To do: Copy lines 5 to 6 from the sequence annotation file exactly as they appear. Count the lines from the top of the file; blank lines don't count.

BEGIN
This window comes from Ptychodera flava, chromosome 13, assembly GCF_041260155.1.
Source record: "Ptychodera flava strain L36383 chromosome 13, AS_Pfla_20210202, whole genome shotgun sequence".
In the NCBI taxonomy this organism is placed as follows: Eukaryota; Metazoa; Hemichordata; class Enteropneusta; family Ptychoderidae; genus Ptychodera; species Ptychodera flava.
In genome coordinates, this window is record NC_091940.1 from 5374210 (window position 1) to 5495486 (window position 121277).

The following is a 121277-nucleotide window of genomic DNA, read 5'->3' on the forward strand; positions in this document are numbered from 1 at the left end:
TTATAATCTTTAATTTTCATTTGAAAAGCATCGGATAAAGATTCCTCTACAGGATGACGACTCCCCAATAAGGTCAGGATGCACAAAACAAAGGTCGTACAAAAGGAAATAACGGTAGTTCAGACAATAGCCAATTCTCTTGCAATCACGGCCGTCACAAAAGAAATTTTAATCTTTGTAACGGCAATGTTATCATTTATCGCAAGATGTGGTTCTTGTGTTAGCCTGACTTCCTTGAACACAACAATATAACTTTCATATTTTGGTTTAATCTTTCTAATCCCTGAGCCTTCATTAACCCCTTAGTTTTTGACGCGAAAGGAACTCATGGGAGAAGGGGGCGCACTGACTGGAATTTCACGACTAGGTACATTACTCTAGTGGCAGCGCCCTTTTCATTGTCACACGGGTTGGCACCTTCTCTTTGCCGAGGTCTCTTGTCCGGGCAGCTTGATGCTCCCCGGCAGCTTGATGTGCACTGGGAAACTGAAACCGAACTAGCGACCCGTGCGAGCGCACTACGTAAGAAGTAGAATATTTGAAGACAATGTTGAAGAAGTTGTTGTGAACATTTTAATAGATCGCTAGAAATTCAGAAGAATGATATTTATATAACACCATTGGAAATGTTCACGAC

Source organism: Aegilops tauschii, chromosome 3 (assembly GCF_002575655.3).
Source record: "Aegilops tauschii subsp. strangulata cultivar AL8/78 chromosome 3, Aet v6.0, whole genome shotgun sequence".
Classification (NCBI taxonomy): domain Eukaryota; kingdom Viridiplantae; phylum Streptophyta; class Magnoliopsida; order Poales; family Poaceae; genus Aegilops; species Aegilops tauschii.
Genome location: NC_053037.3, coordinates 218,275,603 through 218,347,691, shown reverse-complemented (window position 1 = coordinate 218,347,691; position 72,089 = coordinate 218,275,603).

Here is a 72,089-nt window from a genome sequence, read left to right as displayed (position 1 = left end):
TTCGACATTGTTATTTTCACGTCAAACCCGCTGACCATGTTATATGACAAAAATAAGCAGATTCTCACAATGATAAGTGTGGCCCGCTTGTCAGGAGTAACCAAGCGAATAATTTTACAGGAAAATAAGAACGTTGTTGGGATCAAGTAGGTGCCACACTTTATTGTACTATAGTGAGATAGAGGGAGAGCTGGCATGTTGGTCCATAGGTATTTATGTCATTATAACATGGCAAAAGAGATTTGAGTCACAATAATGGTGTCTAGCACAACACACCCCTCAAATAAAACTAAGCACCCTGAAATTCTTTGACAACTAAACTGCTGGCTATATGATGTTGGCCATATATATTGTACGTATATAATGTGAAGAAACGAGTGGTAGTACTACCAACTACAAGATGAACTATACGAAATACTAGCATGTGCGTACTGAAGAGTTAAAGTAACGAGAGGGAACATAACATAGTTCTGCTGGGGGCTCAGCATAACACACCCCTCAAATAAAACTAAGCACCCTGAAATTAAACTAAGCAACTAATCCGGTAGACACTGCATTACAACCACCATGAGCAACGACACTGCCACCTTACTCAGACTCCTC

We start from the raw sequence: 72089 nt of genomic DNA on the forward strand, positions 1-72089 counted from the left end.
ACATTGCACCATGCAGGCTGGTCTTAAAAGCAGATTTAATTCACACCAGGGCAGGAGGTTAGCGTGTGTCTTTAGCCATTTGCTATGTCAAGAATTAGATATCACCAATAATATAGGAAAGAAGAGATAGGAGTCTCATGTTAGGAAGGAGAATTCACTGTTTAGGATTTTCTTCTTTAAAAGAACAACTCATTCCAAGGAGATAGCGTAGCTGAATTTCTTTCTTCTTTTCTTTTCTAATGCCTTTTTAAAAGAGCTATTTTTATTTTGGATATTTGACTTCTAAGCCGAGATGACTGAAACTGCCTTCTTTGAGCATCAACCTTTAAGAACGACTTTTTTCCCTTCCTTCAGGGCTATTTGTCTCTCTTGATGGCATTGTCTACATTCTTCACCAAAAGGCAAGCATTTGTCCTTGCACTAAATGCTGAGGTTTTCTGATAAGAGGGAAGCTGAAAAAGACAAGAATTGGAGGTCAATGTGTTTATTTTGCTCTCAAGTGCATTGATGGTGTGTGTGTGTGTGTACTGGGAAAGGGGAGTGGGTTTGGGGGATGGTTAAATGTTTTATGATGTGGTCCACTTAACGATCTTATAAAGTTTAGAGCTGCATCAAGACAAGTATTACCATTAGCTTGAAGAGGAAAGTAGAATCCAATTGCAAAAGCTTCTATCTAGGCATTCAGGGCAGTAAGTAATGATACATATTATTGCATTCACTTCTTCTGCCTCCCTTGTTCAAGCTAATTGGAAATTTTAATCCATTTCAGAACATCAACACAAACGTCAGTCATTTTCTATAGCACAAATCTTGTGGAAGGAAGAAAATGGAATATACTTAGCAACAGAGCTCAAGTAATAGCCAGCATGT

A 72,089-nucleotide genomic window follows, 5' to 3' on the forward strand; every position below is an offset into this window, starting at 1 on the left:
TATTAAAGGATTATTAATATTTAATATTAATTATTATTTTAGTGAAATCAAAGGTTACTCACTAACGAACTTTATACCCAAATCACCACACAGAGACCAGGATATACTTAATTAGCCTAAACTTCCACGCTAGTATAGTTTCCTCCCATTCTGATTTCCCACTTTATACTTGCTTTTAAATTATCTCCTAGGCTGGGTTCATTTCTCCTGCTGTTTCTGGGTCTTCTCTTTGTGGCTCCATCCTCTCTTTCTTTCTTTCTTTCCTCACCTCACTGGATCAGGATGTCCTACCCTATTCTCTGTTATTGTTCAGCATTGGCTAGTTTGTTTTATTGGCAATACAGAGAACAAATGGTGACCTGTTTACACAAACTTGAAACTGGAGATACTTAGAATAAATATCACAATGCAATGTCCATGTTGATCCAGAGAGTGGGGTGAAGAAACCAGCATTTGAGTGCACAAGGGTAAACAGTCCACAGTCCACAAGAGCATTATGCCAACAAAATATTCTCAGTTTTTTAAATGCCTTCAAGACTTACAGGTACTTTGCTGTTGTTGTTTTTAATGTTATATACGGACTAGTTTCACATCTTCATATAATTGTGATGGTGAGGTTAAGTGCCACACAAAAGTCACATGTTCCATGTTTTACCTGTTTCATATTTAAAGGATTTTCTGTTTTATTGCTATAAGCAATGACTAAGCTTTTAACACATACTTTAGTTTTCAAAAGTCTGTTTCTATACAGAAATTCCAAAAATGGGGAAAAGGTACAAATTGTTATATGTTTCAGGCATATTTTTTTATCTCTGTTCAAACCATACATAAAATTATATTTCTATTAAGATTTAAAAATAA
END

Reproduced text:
The following is a 121277-nucleotide window of genomic DNA, read 5'->3' on the forward strand; positions in this document are numbered from 1 at the left end:
TTATAATCTTTAATTTTCATTTGAAAAGCATCGGATAAAGATTCCTCTACAGGATGACGACTCCCCAATAAGGTCAGGATGCACAAAACAAAGGTCGTACAAAAGGAAATAACGGTAGTTCAGACAATAGCCAATTCTCTTGCAATCACGGCCGTCACAAAAGAAATTTTAATCTTTGTAACGGCAATGTTATCATTTATCGCAAGATGTGGTTCTTGTGTTAGCCTGACTTCCTTGAACACAACAATATAACTTTCATATTTTGGTTTAATCTTTCTAATCCCTGAGCCTTCATTAACCCCTTAGTTTTTGACGCGAAAGGAACTCATGGGAGAAGGGGGCGCACTGACTGGAATTTCACGACTAGGTACATTACTCTAGTGGCAGCGCCCTTTTCATTGTCACACGGGTTGGCACCTTCTCTTTGCCGAGGTCTCTTGTCCGGGCAGCTTGATGCTCCCCGGCAGCTTGATGTGCACTGGGAAACTGAAACCGAACTAGCGACCCGTGCGAGCGCACTACGTAAGAAGTAGAATATTTGAAGACAATGTTGAAGAAGTTGTTGTGAACATTTTAATAGATCGCTAGAAATTCAGAAGAATGATATTTATATAACACCATTGGAAATGTTCACGAC